Appointed editor-in-chief of The Australian Encyclopaedia (1925, 1926) in 1920, Jose left for England in 1926 leaving volume two, according to Robertson, 'in a state of chaos'. Disillusioned by politics and in pecuniary difficulties, he turned increasingly to historical scholarship—his publications included Builders and Pioneers of Australia (London, 1928), and Australia, Human and Economic (London, 1932). In 1932 he returned to Australia, settling in Brisbane, and reviewed books, lectured, and wrote articles and his autobiographical Romantic Nineties (Sydney, 1933).

Bespectacled and with a soldierly moustache, Jose had an astonishing memory and was quick witted and rigidly independent, oblivious of financial gain. If to some his cocksure manner appeared arrogant, he was quick to admit and correct his own errors. His vivid prose was easily recognizable and had a 'didactic and often contentious flavour'. His history was scholarly. Jose was passionately interested in cricket, on which he often wrote for The Times, and intensely musical. 'To see him seated at the piano' wrote Bean, 'head thrown back, nostrils dilated, body swaying, and the long sensitive fingers tearing from the keys one rolling arpeggio after another, was to see a picture of the Spanish ancestor who, many generations ago, had settled in Cornwall'.

Jose died in Brisbane Hospital of peritonitis on 22 January 1934 and was buried in Toowong cemetery with Anglican rites. His wife and son survived him.

His younger brother George Herbert Jose (1868-1956), was born on 15 December 1868 at Bristol and educated at Clifton College, Monkton Combe School, Bath, and Worcester College, Oxford (B.A., 1903; M.A., 1906). He came to Australia in 1888, married Clara Ellen Sturt (d.1925) in 1890 and went with her to China as a lay missionary next year. He was ordained in 1893 and was a missionary at Taichow until 1899. He was Davis Chinese scholar at Oxford in 1900 and in 1903 went to Adelaide where he had charge of several churches until in 1906 he was appointed rector of Christ Church, North Adelaide, where he remained until 1933. During World War I he was chaplain in the Australian Military Forces and from 1916 deputy senior chaplain.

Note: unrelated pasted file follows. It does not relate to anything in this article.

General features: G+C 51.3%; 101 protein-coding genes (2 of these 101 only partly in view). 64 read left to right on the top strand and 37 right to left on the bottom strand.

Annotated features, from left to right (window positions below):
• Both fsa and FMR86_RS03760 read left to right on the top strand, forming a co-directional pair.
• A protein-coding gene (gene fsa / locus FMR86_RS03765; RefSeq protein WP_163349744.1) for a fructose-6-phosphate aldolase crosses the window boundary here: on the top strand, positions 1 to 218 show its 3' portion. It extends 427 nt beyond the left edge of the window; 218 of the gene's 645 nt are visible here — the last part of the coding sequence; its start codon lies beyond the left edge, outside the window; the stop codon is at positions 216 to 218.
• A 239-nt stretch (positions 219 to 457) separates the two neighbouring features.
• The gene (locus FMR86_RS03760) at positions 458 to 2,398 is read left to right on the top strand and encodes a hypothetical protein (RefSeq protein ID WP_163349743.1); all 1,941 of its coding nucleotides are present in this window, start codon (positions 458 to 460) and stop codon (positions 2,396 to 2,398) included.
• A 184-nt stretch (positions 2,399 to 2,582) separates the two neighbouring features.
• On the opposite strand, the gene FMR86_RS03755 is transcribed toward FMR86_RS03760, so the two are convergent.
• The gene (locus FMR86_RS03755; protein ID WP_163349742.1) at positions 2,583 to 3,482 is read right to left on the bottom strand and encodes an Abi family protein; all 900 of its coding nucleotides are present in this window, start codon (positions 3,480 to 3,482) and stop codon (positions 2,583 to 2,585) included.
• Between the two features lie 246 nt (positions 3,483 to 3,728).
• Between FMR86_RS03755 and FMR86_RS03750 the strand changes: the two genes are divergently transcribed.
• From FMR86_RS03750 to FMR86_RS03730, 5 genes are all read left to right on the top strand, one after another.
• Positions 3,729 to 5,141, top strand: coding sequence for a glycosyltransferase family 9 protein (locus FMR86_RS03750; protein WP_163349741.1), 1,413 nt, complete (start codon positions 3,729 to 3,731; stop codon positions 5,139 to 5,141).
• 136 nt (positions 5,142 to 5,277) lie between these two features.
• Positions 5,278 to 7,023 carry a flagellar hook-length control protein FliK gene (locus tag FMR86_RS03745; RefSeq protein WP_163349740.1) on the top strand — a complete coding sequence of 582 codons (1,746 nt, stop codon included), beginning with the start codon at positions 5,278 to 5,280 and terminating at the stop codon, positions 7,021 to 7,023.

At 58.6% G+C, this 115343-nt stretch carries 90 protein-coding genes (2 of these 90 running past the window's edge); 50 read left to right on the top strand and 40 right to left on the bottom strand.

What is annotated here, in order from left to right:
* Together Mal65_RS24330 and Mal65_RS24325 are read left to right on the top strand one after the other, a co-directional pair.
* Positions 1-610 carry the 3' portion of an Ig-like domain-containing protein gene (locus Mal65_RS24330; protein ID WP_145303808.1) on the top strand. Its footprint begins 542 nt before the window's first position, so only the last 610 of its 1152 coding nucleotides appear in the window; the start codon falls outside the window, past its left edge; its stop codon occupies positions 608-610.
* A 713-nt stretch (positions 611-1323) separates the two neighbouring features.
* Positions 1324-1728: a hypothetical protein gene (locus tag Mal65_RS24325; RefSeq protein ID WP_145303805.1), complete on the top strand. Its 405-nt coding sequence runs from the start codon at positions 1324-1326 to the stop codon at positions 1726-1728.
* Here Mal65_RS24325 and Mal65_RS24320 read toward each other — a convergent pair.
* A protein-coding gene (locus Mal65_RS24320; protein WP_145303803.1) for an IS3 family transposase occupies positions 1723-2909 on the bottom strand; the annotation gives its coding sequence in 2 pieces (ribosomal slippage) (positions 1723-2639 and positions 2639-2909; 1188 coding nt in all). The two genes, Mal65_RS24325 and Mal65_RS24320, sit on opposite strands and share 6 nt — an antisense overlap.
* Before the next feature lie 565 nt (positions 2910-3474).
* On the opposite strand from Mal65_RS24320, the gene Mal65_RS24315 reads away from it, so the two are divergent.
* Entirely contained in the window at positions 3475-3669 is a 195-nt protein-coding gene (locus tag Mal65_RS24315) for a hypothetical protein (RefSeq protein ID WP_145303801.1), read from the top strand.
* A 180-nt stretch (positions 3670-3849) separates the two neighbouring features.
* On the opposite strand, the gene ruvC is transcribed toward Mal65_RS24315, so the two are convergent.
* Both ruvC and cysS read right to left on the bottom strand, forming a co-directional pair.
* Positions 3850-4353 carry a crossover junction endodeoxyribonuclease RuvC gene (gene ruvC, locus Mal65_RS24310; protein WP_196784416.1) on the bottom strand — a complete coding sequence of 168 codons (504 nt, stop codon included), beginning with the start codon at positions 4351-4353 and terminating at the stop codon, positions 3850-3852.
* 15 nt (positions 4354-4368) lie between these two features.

A canon of St Peter's Cathedral in 1918-29 , Jose was archdeacon of Mount Gambier in 1927-29, archdeacon of Adelaide in 1929-32 and dean of Adelaide in 1933-53. He compiled a three-volume history of The Church of England in South Australia (1937, 1954, 1955); his other writings include Annals of Christ Church (1921) and The Story of Jesus Christ (1930). He died in Adelaide on 26 November 1956, survived by one of his three sons; another had been killed in action in France in 1917.

Select Bibliography

  • H. Newbolt, My World in My Time (Lond, 1932)
  • W. A. Steel and J. M. Antill, The History of All Saints' College, Bathurst, 1873-1963 (Syd, 1964)
  • A. W. Barker (ed), Dear Robertson (Syd, 1982)
  • Historical Studies, 20 (Apr 1983), no 80
  • Sydney Morning Herald, 23 Jan, 8 Feb 1934
  • Times (London), 23 Jan 1934
  • C. E. W. Bean papers (Australian War Memorial)
  • Alfred Deakin papers (National Library of Australia)
  • Arthur Jose papers (State Library of New South Wales)
  • Navy Dept files (National Archives of Australia)
  • family papers.

Citation details

Ross Lamont, 'Jose, Arthur Wilberforce (1863–1934)', Australian Dictionary of Biography, National Centre of Biography, Australian National University, http://adb.anu.edu.au/biography/jose-arthur-wilberforce-6885/text11935, published first in hardcopy 1983, accessed online 19 December 2014.

This article was first published in hardcopy in Australian Dictionary of Biography, Volume 9, (MUP), 1983